access to BIOS of DECpc

From: Dr. Ido <>
Date: Thu Oct 21 02:44:39 2004

At 09:52 AM 10/21/04 +0200, you wrote:
>I found the SET320P.EXE program on the COMPAQ site, and it allows
>several items 'normally' found in a BIOS to be manipulated. Alas,
>there is no field to change the hard drive parameters nor the type!
>The disk manager was a good idea, I have one old 486 PC with a big
>Western Digital drive, too big to be supported by the BIOS, and the
>EZ-DRIVE disk manager works perfectly here.
>However, EZ-DRIVE only accepts to work with Western Digital drives,
>and the 2.5" hard disk that I have is from HP. The disk manager
>also wants certain settings for the hard disk in the BIOS ...
>Still not giving up / one more try: could somebody point me to a
>site that has a non-commercial disk manager (for HP or not restricted
>to specific HDDs) or even better e-mail a ZIP with such disk manager?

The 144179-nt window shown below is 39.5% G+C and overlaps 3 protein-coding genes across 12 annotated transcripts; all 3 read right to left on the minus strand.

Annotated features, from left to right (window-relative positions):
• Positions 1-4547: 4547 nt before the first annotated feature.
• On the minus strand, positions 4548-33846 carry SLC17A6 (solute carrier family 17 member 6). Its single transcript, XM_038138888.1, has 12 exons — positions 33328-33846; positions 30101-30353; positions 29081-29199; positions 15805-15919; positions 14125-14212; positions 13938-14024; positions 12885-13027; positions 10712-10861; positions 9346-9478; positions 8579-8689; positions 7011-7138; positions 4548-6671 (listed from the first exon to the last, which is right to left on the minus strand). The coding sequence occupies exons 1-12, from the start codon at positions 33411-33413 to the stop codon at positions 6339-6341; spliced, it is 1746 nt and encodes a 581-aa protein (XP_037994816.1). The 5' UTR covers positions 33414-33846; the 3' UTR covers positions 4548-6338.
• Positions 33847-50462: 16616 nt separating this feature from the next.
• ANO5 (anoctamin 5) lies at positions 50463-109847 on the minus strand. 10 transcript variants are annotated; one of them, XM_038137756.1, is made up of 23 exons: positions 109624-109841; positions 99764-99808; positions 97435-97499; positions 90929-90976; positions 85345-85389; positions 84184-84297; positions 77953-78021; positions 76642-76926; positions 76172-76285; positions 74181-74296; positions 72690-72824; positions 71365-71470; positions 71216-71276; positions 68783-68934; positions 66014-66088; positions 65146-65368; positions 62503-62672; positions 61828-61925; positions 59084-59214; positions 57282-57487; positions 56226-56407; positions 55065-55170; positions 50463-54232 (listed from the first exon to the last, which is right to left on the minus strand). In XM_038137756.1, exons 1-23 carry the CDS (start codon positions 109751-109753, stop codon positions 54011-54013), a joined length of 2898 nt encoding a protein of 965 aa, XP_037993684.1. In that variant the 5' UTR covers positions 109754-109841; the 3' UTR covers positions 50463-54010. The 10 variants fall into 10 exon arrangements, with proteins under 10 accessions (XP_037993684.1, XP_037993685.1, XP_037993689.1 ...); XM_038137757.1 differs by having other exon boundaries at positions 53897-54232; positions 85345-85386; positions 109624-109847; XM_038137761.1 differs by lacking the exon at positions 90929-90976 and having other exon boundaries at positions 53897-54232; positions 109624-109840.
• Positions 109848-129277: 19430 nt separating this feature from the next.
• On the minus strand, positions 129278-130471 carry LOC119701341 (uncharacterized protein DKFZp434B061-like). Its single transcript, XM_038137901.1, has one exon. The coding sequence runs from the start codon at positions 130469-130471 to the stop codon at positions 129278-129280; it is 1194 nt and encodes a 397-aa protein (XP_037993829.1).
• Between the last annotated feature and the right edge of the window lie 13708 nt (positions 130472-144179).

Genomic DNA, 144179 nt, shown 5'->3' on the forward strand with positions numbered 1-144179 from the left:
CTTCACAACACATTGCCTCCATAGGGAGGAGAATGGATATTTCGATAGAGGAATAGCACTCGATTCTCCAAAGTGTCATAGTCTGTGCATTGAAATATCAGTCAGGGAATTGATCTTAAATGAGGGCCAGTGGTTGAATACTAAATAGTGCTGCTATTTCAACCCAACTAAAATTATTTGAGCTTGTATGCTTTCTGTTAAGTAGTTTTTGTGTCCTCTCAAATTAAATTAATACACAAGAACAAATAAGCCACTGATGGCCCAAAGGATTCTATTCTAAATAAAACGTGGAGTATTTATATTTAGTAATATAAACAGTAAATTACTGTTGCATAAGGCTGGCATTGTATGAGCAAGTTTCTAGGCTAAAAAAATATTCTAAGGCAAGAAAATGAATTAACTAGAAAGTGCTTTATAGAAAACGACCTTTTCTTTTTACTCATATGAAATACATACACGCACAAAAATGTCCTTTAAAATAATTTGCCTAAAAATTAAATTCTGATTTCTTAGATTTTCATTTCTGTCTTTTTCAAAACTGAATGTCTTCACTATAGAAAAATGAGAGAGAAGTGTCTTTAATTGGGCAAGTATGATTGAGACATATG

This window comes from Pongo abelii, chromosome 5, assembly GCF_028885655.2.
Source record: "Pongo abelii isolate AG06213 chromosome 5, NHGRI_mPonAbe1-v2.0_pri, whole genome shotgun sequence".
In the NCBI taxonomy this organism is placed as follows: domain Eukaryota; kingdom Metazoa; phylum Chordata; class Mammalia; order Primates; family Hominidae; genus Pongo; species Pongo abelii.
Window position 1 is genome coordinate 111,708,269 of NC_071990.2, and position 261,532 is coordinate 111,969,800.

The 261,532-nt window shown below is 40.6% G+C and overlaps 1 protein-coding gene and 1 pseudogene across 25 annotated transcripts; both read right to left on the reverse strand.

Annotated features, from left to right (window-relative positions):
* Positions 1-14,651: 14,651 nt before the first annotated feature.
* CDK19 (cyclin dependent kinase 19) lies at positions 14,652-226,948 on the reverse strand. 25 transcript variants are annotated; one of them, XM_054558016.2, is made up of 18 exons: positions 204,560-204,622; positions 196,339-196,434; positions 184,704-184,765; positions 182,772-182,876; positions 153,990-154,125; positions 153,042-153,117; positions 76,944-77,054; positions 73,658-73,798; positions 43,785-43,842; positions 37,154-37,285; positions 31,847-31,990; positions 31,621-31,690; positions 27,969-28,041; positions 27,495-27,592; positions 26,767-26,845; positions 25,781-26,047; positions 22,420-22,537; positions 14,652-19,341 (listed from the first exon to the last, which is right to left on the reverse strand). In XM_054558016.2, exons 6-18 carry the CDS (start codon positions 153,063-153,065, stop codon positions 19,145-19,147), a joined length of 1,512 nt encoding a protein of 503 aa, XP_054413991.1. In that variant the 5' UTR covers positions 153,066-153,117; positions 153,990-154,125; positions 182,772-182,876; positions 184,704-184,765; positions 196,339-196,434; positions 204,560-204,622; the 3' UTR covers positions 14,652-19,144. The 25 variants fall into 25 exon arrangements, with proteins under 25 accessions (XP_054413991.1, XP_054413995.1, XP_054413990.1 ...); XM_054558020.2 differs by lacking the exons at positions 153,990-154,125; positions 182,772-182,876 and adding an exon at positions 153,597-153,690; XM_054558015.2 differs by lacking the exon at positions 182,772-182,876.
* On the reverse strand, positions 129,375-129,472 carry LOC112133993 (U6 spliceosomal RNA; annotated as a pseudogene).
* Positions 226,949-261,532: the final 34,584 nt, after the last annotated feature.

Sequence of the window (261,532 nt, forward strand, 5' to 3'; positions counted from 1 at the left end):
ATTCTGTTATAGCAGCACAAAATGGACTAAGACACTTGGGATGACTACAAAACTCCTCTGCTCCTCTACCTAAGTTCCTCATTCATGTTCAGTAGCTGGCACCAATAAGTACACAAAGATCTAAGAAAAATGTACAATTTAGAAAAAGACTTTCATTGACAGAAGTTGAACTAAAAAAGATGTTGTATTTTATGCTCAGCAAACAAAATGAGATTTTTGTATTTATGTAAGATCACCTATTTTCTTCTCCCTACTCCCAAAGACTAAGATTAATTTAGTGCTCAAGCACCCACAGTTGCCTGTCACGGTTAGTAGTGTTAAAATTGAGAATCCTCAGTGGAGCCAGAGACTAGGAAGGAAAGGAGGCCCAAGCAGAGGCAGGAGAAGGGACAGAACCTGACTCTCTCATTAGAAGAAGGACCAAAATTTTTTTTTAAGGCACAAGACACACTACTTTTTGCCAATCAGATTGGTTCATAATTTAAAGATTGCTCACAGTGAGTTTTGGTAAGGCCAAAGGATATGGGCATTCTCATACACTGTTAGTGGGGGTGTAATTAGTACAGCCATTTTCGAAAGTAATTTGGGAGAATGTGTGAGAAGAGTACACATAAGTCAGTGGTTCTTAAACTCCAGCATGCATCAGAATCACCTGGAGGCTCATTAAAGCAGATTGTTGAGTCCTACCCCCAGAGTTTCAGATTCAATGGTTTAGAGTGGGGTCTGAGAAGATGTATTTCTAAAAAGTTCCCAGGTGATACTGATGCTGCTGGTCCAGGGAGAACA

Have you tried using a generic CMOS editting program, such as the one built
into QAplus? It may allow you to change options that aren't in the
setup320p program.

I find it strange that there is no option to change the HDD type or
parameters. I've seen other laptops (mainly toshibas) that lacked HDD
options in their setup utils, but they detected the HDD on bootup, no
settings where needed.

It's been a long time since I last installed a disk manager. From memory
the ones that I used (maxblast? ontrack? whatever quantum supplied back in
the day) set the CMOS drive type to 1, but the actual setting is usually
irrelevant. The machine will still boot the hdd with the disk manager on
it even if the drive type is set to something else.
I can't think of any non-commercial versions, but I seem to recall that an
early version (early enough that it was supplied on a 5.25" floppy) of the
Ontrack disk manager that was supplied with various Seagate "retail" hdd
was not restricted to specific hdds.

I may still have a copy, but I have no idea where it is right now. I had
many copies at one stage, but I was a C64\TRS80 user at the time and they
were cheaper than blank disks.
Received on Thu Oct 21 2004 - 02:44:39 BST

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